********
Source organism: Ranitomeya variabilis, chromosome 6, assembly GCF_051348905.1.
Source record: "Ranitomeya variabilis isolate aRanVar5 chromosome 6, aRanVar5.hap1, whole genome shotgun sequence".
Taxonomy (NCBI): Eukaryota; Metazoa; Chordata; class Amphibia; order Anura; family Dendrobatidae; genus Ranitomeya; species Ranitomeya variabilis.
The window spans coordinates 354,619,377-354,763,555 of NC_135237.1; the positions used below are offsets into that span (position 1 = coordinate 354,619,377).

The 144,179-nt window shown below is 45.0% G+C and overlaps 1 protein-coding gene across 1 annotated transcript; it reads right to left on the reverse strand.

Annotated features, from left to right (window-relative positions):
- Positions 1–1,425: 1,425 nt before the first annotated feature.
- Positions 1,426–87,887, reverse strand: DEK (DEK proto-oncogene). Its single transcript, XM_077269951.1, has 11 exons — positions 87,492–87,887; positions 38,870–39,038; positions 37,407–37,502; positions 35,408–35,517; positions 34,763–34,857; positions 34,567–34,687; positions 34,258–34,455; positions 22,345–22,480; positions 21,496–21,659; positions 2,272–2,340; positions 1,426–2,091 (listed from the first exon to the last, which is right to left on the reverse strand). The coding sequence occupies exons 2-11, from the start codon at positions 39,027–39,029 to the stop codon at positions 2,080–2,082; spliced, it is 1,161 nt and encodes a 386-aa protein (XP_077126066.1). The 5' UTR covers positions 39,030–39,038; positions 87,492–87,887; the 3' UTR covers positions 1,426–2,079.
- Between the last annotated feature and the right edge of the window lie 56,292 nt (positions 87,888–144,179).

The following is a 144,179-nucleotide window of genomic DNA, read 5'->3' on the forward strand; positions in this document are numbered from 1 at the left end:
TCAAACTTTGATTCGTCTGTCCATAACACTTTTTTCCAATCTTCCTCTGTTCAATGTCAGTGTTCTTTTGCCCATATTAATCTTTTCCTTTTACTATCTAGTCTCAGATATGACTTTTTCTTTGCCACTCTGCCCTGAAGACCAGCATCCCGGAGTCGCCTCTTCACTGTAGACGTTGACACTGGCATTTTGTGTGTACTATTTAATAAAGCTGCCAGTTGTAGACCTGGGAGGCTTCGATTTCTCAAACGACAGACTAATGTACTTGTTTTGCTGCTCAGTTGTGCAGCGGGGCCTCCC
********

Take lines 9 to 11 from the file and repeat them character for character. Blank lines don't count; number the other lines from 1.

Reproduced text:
- Between the last annotated feature and the right edge of the window lie 56,292 nt (positions 87,888–144,179).

The following is a 144,179-nucleotide window of genomic DNA, read 5'->3' on the forward strand; positions in this document are numbered from 1 at the left end:
TCAAACTTTGATTCGTCTGTCCATAACACTTTTTTCCAATCTTCCTCTGTTCAATGTCAGTGTTCTTTTGCCCATATTAATCTTTTCCTTTTACTATCTAGTCTCAGATATGACTTTTTCTTTGCCACTCTGCCCTGAAGACCAGCATCCCGGAGTCGCCTCTTCACTGTAGACGTTGACACTGGCATTTTGTGTGTACTATTTAATAAAGCTGCCAGTTGTAGACCTGGGAGGCTTCGATTTCTCAAACGACAGACTAATGTACTTGTTTTGCTGCTCAGTTGTGCAGCGGGGCCTCCC